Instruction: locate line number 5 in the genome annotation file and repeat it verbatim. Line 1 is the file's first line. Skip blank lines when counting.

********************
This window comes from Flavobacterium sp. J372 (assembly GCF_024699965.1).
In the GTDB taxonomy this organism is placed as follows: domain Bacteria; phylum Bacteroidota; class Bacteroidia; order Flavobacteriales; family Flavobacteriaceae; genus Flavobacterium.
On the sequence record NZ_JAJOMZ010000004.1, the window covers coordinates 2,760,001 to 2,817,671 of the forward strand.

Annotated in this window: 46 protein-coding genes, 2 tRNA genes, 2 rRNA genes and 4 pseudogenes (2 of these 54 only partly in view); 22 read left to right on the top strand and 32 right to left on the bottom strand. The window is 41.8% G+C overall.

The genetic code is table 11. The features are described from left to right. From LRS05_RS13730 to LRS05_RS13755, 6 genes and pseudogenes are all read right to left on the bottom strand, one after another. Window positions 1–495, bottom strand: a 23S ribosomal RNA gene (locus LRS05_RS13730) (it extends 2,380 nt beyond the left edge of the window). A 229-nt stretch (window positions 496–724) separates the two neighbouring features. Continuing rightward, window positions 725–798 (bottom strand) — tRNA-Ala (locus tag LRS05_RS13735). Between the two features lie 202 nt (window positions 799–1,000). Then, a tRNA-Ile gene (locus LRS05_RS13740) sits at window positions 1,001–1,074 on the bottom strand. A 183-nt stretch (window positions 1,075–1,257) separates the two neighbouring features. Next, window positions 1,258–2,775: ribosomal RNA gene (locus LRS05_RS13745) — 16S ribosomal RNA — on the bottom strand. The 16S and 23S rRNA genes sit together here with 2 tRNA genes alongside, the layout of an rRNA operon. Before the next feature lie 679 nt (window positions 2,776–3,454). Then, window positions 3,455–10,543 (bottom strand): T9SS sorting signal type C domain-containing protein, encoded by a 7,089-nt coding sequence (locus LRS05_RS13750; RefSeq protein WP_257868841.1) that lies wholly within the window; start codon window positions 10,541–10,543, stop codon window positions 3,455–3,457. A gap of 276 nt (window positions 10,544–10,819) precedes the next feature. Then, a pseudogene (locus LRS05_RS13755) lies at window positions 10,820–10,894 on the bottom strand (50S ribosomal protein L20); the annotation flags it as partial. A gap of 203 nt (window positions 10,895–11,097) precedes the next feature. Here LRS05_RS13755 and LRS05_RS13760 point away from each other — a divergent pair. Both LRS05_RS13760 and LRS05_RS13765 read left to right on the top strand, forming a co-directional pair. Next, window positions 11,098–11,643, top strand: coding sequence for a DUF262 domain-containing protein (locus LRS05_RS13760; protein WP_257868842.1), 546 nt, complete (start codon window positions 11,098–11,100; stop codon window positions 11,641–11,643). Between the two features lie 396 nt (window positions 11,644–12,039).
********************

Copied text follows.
The genetic code is table 11. The features are described from left to right. From LRS05_RS13730 to LRS05_RS13755, 6 genes and pseudogenes are all read right to left on the bottom strand, one after another. Window positions 1–495, bottom strand: a 23S ribosomal RNA gene (locus LRS05_RS13730) (it extends 2,380 nt beyond the left edge of the window). A 229-nt stretch (window positions 496–724) separates the two neighbouring features. Continuing rightward, window positions 725–798 (bottom strand) — tRNA-Ala (locus tag LRS05_RS13735). Between the two features lie 202 nt (window positions 799–1,000). Then, a tRNA-Ile gene (locus LRS05_RS13740) sits at window positions 1,001–1,074 on the bottom strand. A 183-nt stretch (window positions 1,075–1,257) separates the two neighbouring features. Next, window positions 1,258–2,775: ribosomal RNA gene (locus LRS05_RS13745) — 16S ribosomal RNA — on the bottom strand. The 16S and 23S rRNA genes sit together here with 2 tRNA genes alongside, the layout of an rRNA operon. Before the next feature lie 679 nt (window positions 2,776–3,454). Then, window positions 3,455–10,543 (bottom strand): T9SS sorting signal type C domain-containing protein, encoded by a 7,089-nt coding sequence (locus LRS05_RS13750; RefSeq protein WP_257868841.1) that lies wholly within the window; start codon window positions 10,541–10,543, stop codon window positions 3,455–3,457. A gap of 276 nt (window positions 10,544–10,819) precedes the next feature. Then, a pseudogene (locus LRS05_RS13755) lies at window positions 10,820–10,894 on the bottom strand (50S ribosomal protein L20); the annotation flags it as partial. A gap of 203 nt (window positions 10,895–11,097) precedes the next feature. Here LRS05_RS13755 and LRS05_RS13760 point away from each other — a divergent pair. Both LRS05_RS13760 and LRS05_RS13765 read left to right on the top strand, forming a co-directional pair. Next, window positions 11,098–11,643, top strand: coding sequence for a DUF262 domain-containing protein (locus LRS05_RS13760; protein WP_257868842.1), 546 nt, complete (start codon window positions 11,098–11,100; stop codon window positions 11,641–11,643). Between the two features lie 396 nt (window positions 11,644–12,039).